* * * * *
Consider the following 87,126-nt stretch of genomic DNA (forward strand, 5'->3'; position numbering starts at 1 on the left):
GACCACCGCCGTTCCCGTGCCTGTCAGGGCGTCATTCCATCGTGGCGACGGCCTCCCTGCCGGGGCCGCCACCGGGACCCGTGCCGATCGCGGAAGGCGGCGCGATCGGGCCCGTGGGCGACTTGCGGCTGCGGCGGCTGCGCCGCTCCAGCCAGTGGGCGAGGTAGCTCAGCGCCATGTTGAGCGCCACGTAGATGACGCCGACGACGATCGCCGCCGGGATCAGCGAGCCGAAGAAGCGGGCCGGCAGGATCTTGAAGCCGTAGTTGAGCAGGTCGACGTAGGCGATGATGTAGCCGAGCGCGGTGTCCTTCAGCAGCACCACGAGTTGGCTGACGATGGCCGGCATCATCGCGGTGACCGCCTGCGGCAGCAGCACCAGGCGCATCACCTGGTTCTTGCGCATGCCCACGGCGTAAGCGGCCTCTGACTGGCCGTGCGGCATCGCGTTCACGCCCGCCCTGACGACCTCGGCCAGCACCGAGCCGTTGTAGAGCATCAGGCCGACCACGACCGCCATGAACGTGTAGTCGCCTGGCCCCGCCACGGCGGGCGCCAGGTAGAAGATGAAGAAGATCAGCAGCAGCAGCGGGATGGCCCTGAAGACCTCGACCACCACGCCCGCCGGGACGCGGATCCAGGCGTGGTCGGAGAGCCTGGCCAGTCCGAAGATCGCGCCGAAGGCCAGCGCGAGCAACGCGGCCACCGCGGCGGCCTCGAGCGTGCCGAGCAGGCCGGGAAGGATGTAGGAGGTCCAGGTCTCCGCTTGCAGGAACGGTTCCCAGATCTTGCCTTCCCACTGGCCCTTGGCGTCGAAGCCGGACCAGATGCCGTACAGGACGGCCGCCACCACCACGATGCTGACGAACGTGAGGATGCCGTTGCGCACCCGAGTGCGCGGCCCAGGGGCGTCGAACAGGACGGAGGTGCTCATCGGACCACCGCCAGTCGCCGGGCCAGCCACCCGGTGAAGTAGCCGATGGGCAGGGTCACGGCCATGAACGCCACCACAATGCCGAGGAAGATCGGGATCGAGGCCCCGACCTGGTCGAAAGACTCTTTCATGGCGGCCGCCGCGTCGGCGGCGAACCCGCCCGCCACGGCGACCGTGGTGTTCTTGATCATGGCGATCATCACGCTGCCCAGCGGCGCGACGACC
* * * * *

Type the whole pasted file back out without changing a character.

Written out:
Consider the following 87,126-nt stretch of genomic DNA (forward strand, 5'->3'; position numbering starts at 1 on the left):
GACCACCGCCGTTCCCGTGCCTGTCAGGGCGTCATTCCATCGTGGCGACGGCCTCCCTGCCGGGGCCGCCACCGGGACCCGTGCCGATCGCGGAAGGCGGCGCGATCGGGCCCGTGGGCGACTTGCGGCTGCGGCGGCTGCGCCGCTCCAGCCAGTGGGCGAGGTAGCTCAGCGCCATGTTGAGCGCCACGTAGATGACGCCGACGACGATCGCCGCCGGGATCAGCGAGCCGAAGAAGCGGGCCGGCAGGATCTTGAAGCCGTAGTTGAGCAGGTCGACGTAGGCGATGATGTAGCCGAGCGCGGTGTCCTTCAGCAGCACCACGAGTTGGCTGACGATGGCCGGCATCATCGCGGTGACCGCCTGCGGCAGCAGCACCAGGCGCATCACCTGGTTCTTGCGCATGCCCACGGCGTAAGCGGCCTCTGACTGGCCGTGCGGCATCGCGTTCACGCCCGCCCTGACGACCTCGGCCAGCACCGAGCCGTTGTAGAGCATCAGGCCGACCACGACCGCCATGAACGTGTAGTCGCCTGGCCCCGCCACGGCGGGCGCCAGGTAGAAGATGAAGAAGATCAGCAGCAGCAGCGGGATGGCCCTGAAGACCTCGACCACCACGCCCGCCGGGACGCGGATCCAGGCGTGGTCGGAGAGCCTGGCCAGTCCGAAGATCGCGCCGAAGGCCAGCGCGAGCAACGCGGCCACCGCGGCGGCCTCGAGCGTGCCGAGCAGGCCGGGAAGGATGTAGGAGGTCCAGGTCTCCGCTTGCAGGAACGGTTCCCAGATCTTGCCTTCCCACTGGCCCTTGGCGTCGAAGCCGGACCAGATGCCGTACAGGACGGCCGCCACCACCACGATGCTGACGAACGTGAGGATGCCGTTGCGCACCCGAGTGCGCGGCCCAGGGGCGTCGAACAGGACGGAGGTGCTCATCGGACCACCGCCAGTCGCCGGGCCAGCCACCCGGTGAAGTAGCCGATGGGCAGGGTCACGGCCATGAACGCCACCACAATGCCGAGGAAGATCGGGATCGAGGCCCCGACCTGGTCGAAAGACTCTTTCATGGCGGCCGCCGCGTCGGCGGCGAACCCGCCCGCCACGGCGACCGTGGTGTTCTTGATCATGGCGATCATCACGCTGCCCAGCGGCGCGACGACC